- The Washington Times - Monday, October 28, 2002

ANAHEIM, Calif. The 2002 World Series may not have surpassed last year's for sheer drama and context, but the Anaheim Angels and San Francisco Giants did put on a seven-game thriller that will rank among the most exciting in baseball history. Even if no one east of the Mississippi seemed to be watching.
"This has been a heavyweight fight," Giants manager Dusty Baker said before Game7 last night. "It's been the ups and downs. Overall, it's been very fun and very gratifying."
Baker couldn't have thought the events that took place late Saturday night were fun. He was a first-hand witness to the Angels' stunning 6-5 win at Edison Field, the biggest World Series comeback ever by a team facing elimination.
Through five games and 6 innings, this was shaping up as a fun World Series but hardly one for the ages. But when Anaheim rallied from five runs down in the seventh inning to pull off an improbable victory and send the Series to a deciding seventh game, it became an instant classic.
There were four one-run decisions in the first six games. There were unlikely heroes, from 39-year-old Giants designated hitter Shawon Dunston to 20-year-old Angels reliever Francisco Rodriguez. There were record-setting offensive numbers from Angels sluggers Troy Glaus and Scott Spiezio. And there was one man, Barry Bonds, putting on a display of power that may never be seen again on this grand stage.
"I knew we were going to put on a show, these two teams," San Francisco pitching coach Dave Righetti said. "I didn't know what kind of show it was going to turn out to be."

Banged-up Benny
Benito Santiago's left hand might have been throbbing, but there was no way the Giants catcher wasn't going to play last night.
Santiago, the man who gets so many pitches to hit behind Bonds in the Giants' lineup, was clubbed on his glove hand by a wayward bat during Game6 on Saturday. Baker came out onto the field to check on him, but Santiago remained in the game and told his manager he was going to start Game7 no matter what.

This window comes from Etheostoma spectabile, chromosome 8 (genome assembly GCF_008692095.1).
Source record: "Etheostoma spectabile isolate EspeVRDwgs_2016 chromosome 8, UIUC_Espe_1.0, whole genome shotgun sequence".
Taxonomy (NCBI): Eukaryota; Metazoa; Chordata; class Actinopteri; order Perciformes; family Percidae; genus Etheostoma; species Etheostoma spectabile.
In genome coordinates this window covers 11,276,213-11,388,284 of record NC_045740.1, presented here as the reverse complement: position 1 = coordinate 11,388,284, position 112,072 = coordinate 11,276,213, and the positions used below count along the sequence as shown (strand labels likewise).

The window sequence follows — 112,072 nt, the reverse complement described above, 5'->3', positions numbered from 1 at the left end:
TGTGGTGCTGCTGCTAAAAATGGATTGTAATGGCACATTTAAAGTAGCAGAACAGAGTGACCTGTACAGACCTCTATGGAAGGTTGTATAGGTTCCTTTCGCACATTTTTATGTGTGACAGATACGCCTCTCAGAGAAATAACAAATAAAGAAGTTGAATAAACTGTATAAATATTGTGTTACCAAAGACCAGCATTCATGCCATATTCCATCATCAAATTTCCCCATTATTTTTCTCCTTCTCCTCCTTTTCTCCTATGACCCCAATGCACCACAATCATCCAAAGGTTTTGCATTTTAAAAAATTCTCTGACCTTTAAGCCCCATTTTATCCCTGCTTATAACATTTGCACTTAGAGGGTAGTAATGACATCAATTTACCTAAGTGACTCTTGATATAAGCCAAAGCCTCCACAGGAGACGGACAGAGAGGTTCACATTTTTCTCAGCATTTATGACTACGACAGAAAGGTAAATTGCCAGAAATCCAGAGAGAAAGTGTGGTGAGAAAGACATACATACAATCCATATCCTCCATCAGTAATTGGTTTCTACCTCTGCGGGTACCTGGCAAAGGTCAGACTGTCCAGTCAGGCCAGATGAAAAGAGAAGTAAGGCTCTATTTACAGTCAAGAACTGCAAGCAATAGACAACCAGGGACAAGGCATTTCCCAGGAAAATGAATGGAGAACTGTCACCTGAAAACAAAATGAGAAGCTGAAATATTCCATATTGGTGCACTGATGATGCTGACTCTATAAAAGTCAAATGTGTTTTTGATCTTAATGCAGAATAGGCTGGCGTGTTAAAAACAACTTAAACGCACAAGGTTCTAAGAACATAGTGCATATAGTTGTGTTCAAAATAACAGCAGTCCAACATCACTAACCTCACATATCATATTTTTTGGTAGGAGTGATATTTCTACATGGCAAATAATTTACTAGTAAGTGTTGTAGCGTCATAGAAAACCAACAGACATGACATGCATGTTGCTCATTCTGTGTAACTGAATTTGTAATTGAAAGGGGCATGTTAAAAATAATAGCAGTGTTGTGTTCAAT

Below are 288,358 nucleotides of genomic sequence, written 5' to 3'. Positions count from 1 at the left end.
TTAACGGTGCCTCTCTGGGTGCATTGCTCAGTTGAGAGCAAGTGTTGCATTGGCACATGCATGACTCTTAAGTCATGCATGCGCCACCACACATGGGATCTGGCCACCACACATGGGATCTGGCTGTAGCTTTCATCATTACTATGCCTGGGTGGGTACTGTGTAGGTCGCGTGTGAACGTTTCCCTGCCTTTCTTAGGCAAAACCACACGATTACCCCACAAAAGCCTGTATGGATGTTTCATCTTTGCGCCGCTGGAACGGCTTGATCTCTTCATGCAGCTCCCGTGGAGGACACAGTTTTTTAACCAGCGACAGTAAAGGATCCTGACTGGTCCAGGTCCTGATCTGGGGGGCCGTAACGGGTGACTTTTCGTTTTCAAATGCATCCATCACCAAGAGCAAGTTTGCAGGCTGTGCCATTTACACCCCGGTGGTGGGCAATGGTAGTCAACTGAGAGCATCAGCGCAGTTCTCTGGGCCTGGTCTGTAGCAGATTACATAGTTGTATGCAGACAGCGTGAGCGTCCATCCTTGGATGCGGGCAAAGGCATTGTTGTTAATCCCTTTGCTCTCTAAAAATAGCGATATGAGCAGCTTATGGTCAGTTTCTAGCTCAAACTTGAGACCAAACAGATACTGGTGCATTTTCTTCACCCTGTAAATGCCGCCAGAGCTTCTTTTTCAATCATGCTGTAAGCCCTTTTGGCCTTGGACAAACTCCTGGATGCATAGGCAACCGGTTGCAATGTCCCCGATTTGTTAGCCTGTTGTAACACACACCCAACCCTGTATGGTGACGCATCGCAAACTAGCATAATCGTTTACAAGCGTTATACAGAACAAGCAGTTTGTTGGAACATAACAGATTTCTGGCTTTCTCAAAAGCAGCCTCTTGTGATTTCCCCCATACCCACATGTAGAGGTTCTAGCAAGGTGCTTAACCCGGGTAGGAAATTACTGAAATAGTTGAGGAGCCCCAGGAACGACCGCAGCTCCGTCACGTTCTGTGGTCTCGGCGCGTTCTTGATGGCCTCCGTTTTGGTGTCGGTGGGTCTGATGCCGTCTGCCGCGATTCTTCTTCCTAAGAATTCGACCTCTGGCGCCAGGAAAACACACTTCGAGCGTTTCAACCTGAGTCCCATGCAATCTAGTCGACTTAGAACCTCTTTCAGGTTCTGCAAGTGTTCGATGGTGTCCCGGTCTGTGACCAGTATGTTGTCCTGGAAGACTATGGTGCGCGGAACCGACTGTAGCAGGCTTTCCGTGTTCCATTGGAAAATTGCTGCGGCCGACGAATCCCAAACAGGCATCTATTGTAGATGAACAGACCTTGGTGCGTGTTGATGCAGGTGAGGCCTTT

"I don't know what kind of bones and muscles this guy has, but he heals quicker probably than anybody I've seen," Baker said. "He did take a beating. You try to take him out of this lineup today, you might get a beating."

Pedro who?
Dusty Baker reached deep into his bag of tricks again last night and made little-used infielder Pedro Feliz his starting DH for Game7.
Feliz, a 25-year-old third baseman from the Dominican Republic, was the Giants' third different DH in four games at Edison Field. Baker used Tsuyoshi Shinjo in Game1 and Dunston in Games2 and 6.
Even though Feliz was 0-for-2 in the series and 0-for-4 for the postseason entering last night, Baker had no qualms about throwing him into the fire.
"I think he can handle it," Baker said. "I think his swing and where he likes the ball in his happy zone is most conducive against [Anaheim starter John] Lackey. Plus, they don't know a whole lot about young Pedro Feliz. He's going to be a star."

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